I’ve had reasons though. Since my last newsletter, I have relocated to Switzerland and have started working for Google as a Site Reliability Engineer (SRE), of the software engineer species (SRE-SWE). I guess this explains why I was focused on SRE topics, algorithms and learning during the last months of 2022: I was either interviewing or ready to jump into a new field.
I will no longer work in data, but since it’s a subject I have an interest on and I already follow many information sources I’ll probably still talk a bit about it. If you are curious to know why I have changed, feel free to drop me an email or contact me in LinkedIn.
I can quite relate with the author of Goodbye, Data Science. He literally says The main reason I soured on data science is that the work felt like it didn’t matter, in multiple senses of the words “didn’t matter”. Instead, he went to data engineering, where I think he may be surprised to see how much it doesn’t matter at all.
Career, kind of
When deciding to change or accept jobs there is a metric that is sometimes overlooked: what are we being paid for. I have been keenly aware of it for the past 3 years or so (before was mildly oblivious, but knew there was something there). The explanation in The Rent Versus Buy of Career Growth is pretty clear-cut: your employer pays you for your time… not for your personal brand. And what you may get long-term in terms of market value needs to be factored as well in your income.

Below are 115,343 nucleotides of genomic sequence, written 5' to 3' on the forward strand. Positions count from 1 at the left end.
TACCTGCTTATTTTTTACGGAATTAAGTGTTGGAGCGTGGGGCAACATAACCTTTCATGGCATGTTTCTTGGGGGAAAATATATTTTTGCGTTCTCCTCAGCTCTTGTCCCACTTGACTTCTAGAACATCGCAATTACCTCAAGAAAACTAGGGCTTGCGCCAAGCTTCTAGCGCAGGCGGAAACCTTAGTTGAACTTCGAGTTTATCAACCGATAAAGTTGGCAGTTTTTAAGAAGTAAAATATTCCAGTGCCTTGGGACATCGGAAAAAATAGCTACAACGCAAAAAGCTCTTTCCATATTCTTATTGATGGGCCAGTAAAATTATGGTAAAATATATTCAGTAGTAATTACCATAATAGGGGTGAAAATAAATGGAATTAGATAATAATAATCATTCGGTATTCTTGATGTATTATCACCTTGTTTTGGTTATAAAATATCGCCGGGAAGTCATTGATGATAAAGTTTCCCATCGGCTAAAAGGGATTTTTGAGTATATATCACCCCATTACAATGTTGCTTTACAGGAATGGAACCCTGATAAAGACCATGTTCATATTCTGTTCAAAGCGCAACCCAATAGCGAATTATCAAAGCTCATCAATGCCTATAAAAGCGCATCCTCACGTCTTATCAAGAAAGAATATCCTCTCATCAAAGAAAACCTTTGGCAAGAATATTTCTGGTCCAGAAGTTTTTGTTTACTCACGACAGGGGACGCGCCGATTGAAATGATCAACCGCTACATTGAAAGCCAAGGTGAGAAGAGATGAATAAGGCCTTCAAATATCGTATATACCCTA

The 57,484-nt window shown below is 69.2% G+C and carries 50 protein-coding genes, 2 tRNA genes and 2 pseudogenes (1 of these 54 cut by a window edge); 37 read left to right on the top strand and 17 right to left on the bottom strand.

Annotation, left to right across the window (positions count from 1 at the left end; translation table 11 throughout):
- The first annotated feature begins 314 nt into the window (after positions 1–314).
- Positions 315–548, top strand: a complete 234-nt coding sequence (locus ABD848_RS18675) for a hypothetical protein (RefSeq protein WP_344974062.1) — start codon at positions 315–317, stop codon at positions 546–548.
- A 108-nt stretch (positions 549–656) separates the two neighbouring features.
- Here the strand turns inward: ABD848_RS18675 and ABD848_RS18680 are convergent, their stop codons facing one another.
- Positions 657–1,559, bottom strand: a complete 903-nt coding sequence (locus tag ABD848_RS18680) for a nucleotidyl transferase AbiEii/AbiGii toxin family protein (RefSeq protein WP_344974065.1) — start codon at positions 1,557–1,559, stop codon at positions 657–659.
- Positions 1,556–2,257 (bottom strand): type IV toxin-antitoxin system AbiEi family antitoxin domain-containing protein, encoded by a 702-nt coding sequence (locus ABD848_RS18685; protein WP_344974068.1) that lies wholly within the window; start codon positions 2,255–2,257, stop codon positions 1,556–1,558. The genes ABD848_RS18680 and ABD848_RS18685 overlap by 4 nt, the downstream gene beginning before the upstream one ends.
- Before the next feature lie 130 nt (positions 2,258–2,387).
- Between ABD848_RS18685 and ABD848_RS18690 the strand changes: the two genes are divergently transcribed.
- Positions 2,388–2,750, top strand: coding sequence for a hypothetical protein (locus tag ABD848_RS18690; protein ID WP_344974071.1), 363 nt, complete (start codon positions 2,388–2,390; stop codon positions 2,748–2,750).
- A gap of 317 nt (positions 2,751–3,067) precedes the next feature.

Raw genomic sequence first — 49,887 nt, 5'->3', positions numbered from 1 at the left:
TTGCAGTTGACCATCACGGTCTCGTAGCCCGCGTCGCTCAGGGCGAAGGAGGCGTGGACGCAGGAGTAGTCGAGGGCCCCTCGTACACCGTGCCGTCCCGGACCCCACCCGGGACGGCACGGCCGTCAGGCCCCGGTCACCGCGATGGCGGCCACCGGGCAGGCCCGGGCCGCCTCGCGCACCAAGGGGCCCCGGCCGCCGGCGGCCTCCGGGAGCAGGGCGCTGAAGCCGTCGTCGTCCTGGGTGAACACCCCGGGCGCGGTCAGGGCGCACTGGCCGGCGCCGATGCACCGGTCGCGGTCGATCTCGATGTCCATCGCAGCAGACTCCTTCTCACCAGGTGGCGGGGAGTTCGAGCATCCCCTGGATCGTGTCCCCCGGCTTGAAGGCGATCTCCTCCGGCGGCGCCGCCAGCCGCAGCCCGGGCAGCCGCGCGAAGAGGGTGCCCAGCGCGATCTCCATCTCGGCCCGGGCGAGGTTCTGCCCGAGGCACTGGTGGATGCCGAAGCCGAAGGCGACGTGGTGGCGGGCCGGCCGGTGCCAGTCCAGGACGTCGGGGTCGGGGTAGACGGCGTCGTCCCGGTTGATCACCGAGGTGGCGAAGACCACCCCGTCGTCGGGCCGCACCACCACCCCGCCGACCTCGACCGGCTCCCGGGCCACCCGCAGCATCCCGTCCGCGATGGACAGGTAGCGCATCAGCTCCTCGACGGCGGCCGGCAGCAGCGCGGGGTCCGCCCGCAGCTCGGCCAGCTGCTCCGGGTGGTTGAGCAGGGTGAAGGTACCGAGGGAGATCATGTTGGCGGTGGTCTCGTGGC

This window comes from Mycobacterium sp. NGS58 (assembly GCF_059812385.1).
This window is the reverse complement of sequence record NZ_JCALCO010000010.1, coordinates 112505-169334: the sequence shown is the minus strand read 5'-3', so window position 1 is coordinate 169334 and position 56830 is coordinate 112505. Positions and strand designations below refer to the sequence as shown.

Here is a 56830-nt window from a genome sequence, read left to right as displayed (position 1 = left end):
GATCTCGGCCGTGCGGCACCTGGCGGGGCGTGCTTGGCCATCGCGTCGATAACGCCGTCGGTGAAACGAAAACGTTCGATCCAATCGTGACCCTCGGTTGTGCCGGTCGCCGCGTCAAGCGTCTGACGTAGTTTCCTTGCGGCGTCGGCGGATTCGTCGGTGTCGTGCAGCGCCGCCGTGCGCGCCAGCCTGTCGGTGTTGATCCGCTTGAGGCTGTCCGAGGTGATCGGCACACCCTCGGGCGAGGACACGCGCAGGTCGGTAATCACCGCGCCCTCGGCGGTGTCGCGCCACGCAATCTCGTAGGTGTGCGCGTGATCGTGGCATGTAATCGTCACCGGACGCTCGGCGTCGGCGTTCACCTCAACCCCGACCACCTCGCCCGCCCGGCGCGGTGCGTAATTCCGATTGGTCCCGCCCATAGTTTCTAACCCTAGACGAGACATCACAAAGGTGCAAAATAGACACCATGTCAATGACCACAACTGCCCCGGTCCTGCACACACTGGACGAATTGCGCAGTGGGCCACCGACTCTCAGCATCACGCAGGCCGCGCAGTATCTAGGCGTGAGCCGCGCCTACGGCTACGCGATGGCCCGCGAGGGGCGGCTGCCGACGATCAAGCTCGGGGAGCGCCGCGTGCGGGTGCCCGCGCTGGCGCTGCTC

From Gergely Orosz newsletter, Preparing for Promotions Ahead of Time. Very timely because I joined Google when performance conversations were taking place (not for me of course), and several of the recommendations here are widely shared. The gist? Write in advance what you work on, do and help others so in a year you have it written down.
Yet another post about how good deliberate practice is: The Machines of Mastery. What I found interesting here though is how Top Gun turns out to be a deliberate practice program.
This one is in Spanish, but I’ll translate the part I liked the most, Josep María Margall (I): “Tenía Fama De Tirador Pero Me Gustaba Más Otra Cosa”. Margall was a basketball player in the team of the city I was born in, Club Joventut de Badalona. He was an excellent 3 point shooter, and he became a trainer for Spanish basketball players (particularly those coming from the youth teams in Badalona, like Ricky Rubio or Rudy Fernández). The quote, translated:
But, if you go to a test and know all 20 subjects you go calmer and confident. If you only know 3, you are trying to win the lottery. When you know it, you can have nerves one day and miss, but eventually you’ll make it.
This is something I have personally applied for more than 20 years, taking university tests, preparing for interviews (hello Leetcode). Some things are under your control (what you prepare for), others are not (how sharp you are that day, who interviews you). Getting the most solid foundation in the areas you control is the best way to be confident.
The title of this one, How to Find Your Blind Spots is a bit misleading. It is about what is required to go to the next level in knowledge work (although applies anywhere expertise is required).